Businesses owned by the States (Public Corporations) are being sold Stock Shares by Corporations also under the Federal Banking System in this Worldwide "Ponzi Scheme". The World Fortune Company Merrick Inc. Sweden is dissolving Millions and Billions of Dollars from "All Levels of Government"in the U.S. of Financing based upon Years of "negligent inaction" involving this case.

The Federal Government has already been forced to discontinue supplying the Financing States use to pay their debts, Persons in Government Offices may want to begin to take their jobs more seriously, these are different times from 10 Years ago and you will not be accepted civil servants here just because you say you are here to do the right thing.

May 29 2011 at 12:34 AM Report abuse rate up rate down Reply
decorat@mail.com

uhmmm this is all great..... --unless you dont have any money--.

someone making 8/hour at wal-mart --cannot afford a doctor--. it doesnt matter how much more it will cost in the long run. the doctor has a sign, payment expected when services rendered. no money, no doctor. nobody cares about your long term financial problems, they want payment now.

same with the grocery store. your health is not their problem. if you cant afford apples and tomatos, go buy hamburger helper and white flour. thats reality.

i dont think the author 'gets it'.

March 24 2011 at 12:52 AM Report abuse rate up rate down Reply
evd10

I'm disappointed that none of the frugal posting here have tried do-it-yourself surgery and reported how it has worked out or them.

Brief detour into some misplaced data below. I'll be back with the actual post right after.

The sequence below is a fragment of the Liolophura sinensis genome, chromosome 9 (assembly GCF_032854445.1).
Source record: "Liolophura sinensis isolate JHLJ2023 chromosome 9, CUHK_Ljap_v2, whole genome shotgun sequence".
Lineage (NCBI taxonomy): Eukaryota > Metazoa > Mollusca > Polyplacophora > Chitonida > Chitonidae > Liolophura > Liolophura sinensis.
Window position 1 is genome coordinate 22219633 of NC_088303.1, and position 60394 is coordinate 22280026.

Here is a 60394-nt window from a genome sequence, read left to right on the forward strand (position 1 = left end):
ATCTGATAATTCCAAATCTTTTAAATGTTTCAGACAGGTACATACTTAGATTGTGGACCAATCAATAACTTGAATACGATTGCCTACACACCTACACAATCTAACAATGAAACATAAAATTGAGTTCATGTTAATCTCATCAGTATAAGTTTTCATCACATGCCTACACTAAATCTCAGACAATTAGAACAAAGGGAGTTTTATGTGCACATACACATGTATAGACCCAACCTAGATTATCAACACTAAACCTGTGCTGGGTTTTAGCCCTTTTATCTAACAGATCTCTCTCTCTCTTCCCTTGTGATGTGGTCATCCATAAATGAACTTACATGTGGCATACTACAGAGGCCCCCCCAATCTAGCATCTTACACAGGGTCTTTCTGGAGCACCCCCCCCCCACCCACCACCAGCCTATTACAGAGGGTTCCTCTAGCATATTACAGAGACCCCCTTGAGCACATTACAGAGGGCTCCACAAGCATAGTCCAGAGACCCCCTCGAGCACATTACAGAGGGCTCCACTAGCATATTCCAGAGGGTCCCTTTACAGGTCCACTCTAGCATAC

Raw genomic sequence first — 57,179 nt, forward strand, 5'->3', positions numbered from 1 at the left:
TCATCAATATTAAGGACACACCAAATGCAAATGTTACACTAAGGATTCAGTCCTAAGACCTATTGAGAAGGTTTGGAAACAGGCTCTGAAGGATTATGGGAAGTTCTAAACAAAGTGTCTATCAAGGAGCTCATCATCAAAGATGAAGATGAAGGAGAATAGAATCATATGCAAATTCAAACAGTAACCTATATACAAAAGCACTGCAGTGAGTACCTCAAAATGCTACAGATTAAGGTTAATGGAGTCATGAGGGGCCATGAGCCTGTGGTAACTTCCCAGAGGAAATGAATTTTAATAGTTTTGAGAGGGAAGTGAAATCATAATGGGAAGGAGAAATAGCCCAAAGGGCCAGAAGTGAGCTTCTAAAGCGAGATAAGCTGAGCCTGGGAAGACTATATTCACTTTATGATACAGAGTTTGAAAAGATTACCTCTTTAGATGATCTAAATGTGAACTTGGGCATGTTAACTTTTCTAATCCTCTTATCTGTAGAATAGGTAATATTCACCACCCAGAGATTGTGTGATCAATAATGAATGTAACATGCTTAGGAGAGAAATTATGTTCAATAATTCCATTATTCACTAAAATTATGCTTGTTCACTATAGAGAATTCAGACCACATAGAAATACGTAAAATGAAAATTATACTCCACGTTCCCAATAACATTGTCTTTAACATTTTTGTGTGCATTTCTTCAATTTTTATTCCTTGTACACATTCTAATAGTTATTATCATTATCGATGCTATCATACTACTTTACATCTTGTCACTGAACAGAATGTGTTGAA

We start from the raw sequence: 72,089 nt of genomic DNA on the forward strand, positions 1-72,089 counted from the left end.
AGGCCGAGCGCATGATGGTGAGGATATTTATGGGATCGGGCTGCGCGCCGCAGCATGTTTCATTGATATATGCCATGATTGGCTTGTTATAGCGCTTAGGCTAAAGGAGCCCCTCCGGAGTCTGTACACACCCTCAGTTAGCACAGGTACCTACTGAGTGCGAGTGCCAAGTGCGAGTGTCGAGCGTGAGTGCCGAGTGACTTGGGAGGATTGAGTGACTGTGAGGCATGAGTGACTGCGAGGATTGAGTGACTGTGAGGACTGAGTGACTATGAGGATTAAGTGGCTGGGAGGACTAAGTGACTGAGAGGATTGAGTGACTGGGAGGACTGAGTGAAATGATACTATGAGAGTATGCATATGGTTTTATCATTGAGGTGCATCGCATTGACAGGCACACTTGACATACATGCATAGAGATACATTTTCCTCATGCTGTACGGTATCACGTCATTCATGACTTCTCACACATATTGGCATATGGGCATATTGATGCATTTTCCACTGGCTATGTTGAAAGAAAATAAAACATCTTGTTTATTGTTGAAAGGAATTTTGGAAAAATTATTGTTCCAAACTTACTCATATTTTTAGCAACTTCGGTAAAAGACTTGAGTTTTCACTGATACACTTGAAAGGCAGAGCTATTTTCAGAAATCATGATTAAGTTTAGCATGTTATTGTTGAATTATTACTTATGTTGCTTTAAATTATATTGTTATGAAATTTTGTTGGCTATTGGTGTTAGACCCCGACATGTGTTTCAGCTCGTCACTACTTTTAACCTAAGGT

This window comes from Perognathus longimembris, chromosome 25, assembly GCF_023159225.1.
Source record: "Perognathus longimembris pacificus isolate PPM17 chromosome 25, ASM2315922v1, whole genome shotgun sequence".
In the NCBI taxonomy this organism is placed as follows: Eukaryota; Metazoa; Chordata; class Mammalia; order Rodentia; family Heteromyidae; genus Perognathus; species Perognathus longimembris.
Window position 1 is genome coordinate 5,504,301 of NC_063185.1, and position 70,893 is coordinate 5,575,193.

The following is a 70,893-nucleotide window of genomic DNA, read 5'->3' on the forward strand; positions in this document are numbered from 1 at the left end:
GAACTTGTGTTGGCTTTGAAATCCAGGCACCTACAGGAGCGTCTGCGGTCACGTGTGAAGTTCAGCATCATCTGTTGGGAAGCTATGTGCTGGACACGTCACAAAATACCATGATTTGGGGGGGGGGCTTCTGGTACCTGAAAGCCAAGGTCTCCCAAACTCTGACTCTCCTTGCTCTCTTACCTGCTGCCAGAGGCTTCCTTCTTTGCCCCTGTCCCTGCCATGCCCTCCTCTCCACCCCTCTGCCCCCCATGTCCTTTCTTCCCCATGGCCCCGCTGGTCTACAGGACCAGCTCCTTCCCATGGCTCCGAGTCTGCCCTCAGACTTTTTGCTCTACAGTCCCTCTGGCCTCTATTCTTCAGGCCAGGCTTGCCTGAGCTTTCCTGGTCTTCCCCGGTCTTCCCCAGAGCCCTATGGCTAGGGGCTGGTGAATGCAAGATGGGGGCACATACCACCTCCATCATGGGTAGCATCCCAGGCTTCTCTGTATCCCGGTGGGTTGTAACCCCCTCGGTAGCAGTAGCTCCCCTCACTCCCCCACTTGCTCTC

March 22 2011 at 10:37 AM Report abuse rate up rate down Reply
smithdeane

I think this article is for the rich. Insurance? who can afford insurance ! Cheep food ! , More the problem is eating out , not packing a sandwitch to work, also not understanding what things cost in a supermarket (beef is too high right now , just wait) Doctors, I'm fine since I pay cash , I'll go when I need to . Retirement act ? Whats that? Car Maintence , yes for one if my car breaks I lose my job , but you need a non-scam garage that just wants to tell you timing belts, brakes,oil service are due . Maybe they should put credit card use as a NO , ATM fee use as a NO. Stupid impulse buys like vehicles (before its paid off)when not necessary or the lease option (fools bet) Use of thrift stores before furniture retailers , and of course credit and "rent to own" shams where you pay 3x the real price . Insurance is something you do not need if you have nothing , medical welfare is available if you are hitting bottom.